What type of world do we want to live in? Do we really want to live in a world where the eight richest people in the world (all men) own the same wealth as the poorest half of the world?
A recent report from Oxfam has found this is the world we have allowed to be created. The richest eight people in the world in 2016 shared an estimated net wealth of $426 billion – the same as the net wealth of the poorest half (p. 10). And the gap between the richest and poorest keeps getting bigger. In 2010 the wealthiest 388 people had the same wealth as the poorest half, in 2014 it was 80 and in 2015 it was 62.
Since 2015, the world’s richest 1% of the population has owned more wealth than everybody else. The incomes of the poorest 10% of people increased by less than $3 a year between 1988 and 2011, while the incomes of the richest 1% increased 182 times as much (p. 2).
The free market economy is clearly not meeting the needs and interests of most of the world’s population (nor has it been able to respond to climate change).
The Oxfam report suggests six false assumptions driving the economy that helps protect the interest of the top 1%:
- The market is always right, and the role of governments should be minimized
- Corporations need to maximize profits and returns to shareholders at all costs.
- Extreme individual wealth is benign and a sign of success, and inequality is not relevant.
- GDP growth should be the primary goal of policy making.
- Our economic model is gender-neutral.
- Our planet’s resources are limitless. (See page 6 for a summary and pages 22-27 for more details.)
They also suggest the characteristics of a human economy that will help promote a more equitable world.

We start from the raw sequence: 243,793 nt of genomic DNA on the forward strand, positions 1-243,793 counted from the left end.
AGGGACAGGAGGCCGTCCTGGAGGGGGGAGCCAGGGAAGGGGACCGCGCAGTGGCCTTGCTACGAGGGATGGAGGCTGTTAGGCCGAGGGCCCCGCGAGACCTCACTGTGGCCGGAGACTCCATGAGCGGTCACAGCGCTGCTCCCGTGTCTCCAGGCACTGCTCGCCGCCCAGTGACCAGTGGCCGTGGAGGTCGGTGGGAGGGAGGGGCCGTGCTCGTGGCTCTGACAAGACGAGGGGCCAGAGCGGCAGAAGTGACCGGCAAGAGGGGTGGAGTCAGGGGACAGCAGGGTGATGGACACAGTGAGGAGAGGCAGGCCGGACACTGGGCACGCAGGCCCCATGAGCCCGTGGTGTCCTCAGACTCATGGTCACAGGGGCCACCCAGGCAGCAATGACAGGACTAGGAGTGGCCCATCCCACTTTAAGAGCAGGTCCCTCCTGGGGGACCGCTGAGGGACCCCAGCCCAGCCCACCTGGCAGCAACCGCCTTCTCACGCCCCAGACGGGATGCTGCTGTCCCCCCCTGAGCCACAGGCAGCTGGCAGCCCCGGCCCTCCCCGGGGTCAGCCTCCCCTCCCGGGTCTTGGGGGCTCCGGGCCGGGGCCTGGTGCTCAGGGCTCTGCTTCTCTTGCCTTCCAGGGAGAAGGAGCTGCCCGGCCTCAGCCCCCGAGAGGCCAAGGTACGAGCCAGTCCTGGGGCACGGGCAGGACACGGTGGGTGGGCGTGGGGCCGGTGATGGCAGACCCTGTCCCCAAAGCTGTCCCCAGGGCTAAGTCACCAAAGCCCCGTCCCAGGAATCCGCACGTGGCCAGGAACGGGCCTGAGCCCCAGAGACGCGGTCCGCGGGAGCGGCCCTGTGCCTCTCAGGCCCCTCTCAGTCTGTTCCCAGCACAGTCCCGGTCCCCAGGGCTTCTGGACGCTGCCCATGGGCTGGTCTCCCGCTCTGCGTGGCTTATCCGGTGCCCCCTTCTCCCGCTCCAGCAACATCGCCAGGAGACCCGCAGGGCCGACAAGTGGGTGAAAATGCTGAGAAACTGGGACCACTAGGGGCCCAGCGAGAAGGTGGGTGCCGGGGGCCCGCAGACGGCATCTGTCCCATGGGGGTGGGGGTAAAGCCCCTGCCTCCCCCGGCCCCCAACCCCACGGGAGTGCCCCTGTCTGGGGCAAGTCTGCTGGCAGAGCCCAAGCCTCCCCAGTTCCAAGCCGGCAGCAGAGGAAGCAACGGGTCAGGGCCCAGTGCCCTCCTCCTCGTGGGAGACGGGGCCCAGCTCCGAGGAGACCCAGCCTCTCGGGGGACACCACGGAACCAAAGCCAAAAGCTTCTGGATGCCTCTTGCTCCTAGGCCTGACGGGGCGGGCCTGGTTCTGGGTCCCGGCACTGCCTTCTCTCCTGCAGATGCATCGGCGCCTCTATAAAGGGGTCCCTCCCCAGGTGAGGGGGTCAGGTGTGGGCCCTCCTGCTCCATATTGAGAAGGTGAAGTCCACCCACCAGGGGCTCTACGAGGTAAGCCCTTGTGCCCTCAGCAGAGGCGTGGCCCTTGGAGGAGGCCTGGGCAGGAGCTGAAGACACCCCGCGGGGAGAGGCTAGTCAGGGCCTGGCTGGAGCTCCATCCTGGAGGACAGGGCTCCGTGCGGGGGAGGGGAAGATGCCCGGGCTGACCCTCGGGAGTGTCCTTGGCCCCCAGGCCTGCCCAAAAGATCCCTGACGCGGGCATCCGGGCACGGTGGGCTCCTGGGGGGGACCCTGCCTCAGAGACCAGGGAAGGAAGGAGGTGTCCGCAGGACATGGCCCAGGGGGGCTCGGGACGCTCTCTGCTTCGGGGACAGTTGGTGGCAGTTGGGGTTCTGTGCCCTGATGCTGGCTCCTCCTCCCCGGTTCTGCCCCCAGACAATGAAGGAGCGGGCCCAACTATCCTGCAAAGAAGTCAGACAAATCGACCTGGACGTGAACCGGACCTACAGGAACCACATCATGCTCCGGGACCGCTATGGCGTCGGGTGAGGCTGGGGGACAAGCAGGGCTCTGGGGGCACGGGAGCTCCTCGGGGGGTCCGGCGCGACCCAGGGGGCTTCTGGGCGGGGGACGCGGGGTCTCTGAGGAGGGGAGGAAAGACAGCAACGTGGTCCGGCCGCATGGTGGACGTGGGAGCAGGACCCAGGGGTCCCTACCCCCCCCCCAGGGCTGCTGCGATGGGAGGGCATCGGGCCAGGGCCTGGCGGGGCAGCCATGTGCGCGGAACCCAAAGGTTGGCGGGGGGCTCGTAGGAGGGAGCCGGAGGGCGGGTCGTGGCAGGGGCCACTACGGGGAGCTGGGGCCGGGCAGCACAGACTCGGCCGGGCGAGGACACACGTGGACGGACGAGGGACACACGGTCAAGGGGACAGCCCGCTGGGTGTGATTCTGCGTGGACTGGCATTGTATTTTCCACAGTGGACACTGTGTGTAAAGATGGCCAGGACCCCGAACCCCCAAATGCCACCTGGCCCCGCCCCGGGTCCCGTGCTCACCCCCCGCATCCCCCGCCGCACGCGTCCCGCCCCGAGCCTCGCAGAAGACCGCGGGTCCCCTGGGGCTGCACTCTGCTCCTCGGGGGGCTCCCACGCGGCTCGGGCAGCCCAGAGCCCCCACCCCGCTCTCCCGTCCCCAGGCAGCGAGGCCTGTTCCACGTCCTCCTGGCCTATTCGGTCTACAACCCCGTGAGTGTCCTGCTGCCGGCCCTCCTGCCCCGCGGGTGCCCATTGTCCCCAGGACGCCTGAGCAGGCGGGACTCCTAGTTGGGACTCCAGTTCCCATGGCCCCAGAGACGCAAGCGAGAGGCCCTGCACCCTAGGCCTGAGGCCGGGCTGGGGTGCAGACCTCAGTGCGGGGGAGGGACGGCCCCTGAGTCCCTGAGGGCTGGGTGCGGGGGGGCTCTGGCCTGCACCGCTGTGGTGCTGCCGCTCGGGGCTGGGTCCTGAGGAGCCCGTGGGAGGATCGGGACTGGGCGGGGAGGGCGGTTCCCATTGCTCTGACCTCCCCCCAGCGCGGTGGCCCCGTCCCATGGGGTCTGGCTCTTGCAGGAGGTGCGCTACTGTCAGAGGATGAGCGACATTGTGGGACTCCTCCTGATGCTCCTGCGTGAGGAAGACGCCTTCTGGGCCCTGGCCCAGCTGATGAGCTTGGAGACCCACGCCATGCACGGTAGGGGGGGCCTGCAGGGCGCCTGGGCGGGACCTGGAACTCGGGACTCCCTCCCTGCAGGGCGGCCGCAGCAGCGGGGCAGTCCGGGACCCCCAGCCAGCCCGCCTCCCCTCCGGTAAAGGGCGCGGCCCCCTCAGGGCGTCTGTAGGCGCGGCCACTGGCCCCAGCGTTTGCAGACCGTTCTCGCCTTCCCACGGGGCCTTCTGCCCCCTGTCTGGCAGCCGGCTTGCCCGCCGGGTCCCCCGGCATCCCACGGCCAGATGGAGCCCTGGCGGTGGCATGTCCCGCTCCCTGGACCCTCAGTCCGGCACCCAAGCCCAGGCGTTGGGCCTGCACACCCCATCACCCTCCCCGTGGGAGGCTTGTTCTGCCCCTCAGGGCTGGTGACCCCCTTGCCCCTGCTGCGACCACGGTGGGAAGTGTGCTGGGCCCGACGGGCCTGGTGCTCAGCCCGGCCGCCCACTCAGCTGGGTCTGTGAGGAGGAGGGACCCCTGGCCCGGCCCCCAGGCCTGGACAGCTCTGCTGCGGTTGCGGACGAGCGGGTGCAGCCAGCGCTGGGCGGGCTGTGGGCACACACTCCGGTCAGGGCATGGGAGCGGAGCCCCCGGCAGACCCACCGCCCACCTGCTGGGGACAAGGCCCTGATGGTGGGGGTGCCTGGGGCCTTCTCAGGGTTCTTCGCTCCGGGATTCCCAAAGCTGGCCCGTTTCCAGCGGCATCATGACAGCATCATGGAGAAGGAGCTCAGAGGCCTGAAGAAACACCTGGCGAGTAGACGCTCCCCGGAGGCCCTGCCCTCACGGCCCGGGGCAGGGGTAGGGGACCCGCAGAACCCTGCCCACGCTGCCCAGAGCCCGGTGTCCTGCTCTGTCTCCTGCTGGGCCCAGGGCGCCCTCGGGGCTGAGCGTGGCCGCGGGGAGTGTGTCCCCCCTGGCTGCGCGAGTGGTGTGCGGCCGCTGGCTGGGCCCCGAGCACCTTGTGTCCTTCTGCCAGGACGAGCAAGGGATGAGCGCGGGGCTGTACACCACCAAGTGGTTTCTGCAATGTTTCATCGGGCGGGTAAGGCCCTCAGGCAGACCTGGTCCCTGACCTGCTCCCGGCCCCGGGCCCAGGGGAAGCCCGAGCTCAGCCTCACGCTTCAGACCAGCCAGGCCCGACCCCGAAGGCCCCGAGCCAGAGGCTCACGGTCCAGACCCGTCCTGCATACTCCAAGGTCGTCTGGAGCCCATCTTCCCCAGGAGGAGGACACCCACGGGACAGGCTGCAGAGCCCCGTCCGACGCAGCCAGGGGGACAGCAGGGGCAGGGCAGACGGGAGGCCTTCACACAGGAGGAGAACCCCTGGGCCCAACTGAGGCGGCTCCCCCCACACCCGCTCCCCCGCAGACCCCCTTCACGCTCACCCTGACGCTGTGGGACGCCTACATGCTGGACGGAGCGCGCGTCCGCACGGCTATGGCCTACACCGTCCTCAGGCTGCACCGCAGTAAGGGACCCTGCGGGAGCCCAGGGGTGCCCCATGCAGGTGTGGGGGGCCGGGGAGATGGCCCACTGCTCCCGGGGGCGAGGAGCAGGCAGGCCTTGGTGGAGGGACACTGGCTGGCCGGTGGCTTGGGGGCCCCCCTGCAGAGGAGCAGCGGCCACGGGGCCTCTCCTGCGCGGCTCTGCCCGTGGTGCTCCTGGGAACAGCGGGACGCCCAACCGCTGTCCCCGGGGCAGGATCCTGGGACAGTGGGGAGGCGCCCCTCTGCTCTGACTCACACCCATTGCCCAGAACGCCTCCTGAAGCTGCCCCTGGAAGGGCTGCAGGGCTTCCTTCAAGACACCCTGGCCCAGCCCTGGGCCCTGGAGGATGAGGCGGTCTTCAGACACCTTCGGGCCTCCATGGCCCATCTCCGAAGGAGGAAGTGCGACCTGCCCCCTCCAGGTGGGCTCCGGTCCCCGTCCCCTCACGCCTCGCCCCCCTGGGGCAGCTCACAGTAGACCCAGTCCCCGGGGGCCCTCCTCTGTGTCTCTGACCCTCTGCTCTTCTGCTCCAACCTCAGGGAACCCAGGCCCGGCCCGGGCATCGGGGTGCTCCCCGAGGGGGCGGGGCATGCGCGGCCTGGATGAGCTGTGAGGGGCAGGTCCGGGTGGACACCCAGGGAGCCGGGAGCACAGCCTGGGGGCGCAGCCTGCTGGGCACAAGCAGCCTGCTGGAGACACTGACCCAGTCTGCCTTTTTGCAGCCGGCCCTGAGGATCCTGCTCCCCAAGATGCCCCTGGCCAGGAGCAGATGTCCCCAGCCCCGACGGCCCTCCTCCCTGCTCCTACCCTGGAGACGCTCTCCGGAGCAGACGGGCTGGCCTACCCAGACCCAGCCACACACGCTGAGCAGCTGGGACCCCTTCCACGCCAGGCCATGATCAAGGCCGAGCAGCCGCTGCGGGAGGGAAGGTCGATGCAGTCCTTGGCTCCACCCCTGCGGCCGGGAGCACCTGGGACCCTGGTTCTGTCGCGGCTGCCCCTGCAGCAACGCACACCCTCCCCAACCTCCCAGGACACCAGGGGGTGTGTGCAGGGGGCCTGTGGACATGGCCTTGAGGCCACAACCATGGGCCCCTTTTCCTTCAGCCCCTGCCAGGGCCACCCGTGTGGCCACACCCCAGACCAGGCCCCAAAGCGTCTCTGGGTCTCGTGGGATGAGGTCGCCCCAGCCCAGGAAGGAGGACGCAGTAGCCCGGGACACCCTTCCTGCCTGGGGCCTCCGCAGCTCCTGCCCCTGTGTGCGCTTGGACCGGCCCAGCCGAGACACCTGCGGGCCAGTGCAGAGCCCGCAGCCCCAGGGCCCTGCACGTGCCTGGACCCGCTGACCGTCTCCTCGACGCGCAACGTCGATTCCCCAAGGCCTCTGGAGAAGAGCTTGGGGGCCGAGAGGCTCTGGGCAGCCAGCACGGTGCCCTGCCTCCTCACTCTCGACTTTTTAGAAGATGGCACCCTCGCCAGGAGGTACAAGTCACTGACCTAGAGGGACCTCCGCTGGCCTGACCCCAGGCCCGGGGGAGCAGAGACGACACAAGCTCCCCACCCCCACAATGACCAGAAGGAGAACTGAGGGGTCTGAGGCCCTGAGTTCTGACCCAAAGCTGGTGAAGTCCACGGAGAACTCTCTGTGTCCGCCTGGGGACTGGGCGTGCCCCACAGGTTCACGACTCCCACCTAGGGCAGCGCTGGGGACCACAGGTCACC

- Governments will work for the 99%.
- Governments will cooperate, not just compete.
- Companies will work for the benefit of everyone.
- Ending the extreme concentration of wealth to end extreme poverty.
- A human economy will work equally for men and women.
- Technology will be harnessed for the interests of the 99%.
- A human economy will be powered by sustainable renewable energy.
- Valuing and measuring what really matters. (See pages 7-8 for a summary and pages 28-36 for more details.)
This leads to a world where:
- 1 in 9 people are suffering from chronic undernourishment (World Hunger Education)
- 1 in 10 people live on less than $2 a day (Oxfam)
- Developing countries lose $100bn every year to tax dodging (pages 17-18 of the report)
- Women disproportionately feel the effects of this inequality (pages25-26 of the report)
One of the themes that underpins this blog is a strengths-based approach (including my approach to social change). These shocking levels of inequality are quite inconsistent with a strengths-based approach. Not only does social just have to be at the heart of strengths-based approaches but the concentration of wealth in the hands of a few, prevent millions of people from acting on their full potential.
We all have a responsibility to do something. Here’s seven things you can do to help make a difference:
- Consume less of the world’s resources
- When you shop, try to shop ethically and make choices not just based on cost
- Join Oxfam’s campaign to make tax fair
- Inform yourself (start by having a look at Oxfam’s report)
- Support an increase in overseas aid
- Vote for politicians who support a more just world
- Donate more of your time and money to making a better world.
It’s important to remember that we aren’t just talking statistics. We are talking about real people who are suffering and dying because we have such an unfair distribution of wealth. Here’s a little reminder about the difference we can make to people’s lives.
If you liked this post please follow my blog, and you might like to look at: